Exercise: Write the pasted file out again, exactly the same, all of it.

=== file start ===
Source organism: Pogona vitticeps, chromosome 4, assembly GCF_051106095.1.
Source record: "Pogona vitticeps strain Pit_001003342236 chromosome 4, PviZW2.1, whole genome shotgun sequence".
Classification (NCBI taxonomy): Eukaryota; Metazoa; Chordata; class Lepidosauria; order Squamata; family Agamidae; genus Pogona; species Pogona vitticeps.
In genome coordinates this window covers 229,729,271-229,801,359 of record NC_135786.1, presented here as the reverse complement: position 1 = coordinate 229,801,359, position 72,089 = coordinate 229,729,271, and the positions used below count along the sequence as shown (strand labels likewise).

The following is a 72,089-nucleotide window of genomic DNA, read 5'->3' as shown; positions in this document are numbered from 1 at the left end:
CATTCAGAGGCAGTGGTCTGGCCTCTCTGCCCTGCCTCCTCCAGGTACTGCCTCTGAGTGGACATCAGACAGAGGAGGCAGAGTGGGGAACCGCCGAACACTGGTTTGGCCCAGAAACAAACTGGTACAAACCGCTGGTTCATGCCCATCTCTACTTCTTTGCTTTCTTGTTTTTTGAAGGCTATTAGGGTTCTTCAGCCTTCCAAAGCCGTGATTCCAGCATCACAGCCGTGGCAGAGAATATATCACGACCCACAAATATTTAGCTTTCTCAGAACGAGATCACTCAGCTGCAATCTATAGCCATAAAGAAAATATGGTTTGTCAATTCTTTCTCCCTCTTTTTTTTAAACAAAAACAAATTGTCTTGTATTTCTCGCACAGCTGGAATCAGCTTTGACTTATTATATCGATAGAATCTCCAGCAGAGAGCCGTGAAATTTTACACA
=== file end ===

Source organism: Pogona vitticeps, chromosome 4, assembly GCF_051106095.1.
Source record: "Pogona vitticeps strain Pit_001003342236 chromosome 4, PviZW2.1, whole genome shotgun sequence".
Classification (NCBI taxonomy): Eukaryota; Metazoa; Chordata; class Lepidosauria; order Squamata; family Agamidae; genus Pogona; species Pogona vitticeps.
In genome coordinates this window covers 229,729,271-229,801,359 of record NC_135786.1, presented here as the reverse complement: position 1 = coordinate 229,801,359, position 72,089 = coordinate 229,729,271, and the positions used below count along the sequence as shown (strand labels likewise).

The following is a 72,089-nucleotide window of genomic DNA, read 5'->3' as shown; positions in this document are numbered from 1 at the left end:
CATTCAGAGGCAGTGGTCTGGCCTCTCTGCCCTGCCTCCTCCAGGTACTGCCTCTGAGTGGACATCAGACAGAGGAGGCAGAGTGGGGAACCGCCGAACACTGGTTTGGCCCAGAAACAAACTGGTACAAACCGCTGGTTCATGCCCATCTCTACTTCTTTGCTTTCTTGTTTTTTGAAGGCTATTAGGGTTCTTCAGCCTTCCAAAGCCGTGATTCCAGCATCACAGCCGTGGCAGAGAATATATCACGACCCACAAATATTTAGCTTTCTCAGAACGAGATCACTCAGCTGCAATCTATAGCCATAAAGAAAATATGGTTTGTCAATTCTTTCTCCCTCTTTTTTTTAAACAAAAACAAATTGTCTTGTATTTCTCGCACAGCTGGAATCAGCTTTGACTTATTATATCGATAGAATCTCCAGCAGAGAGCCGTGAAATTTTACACA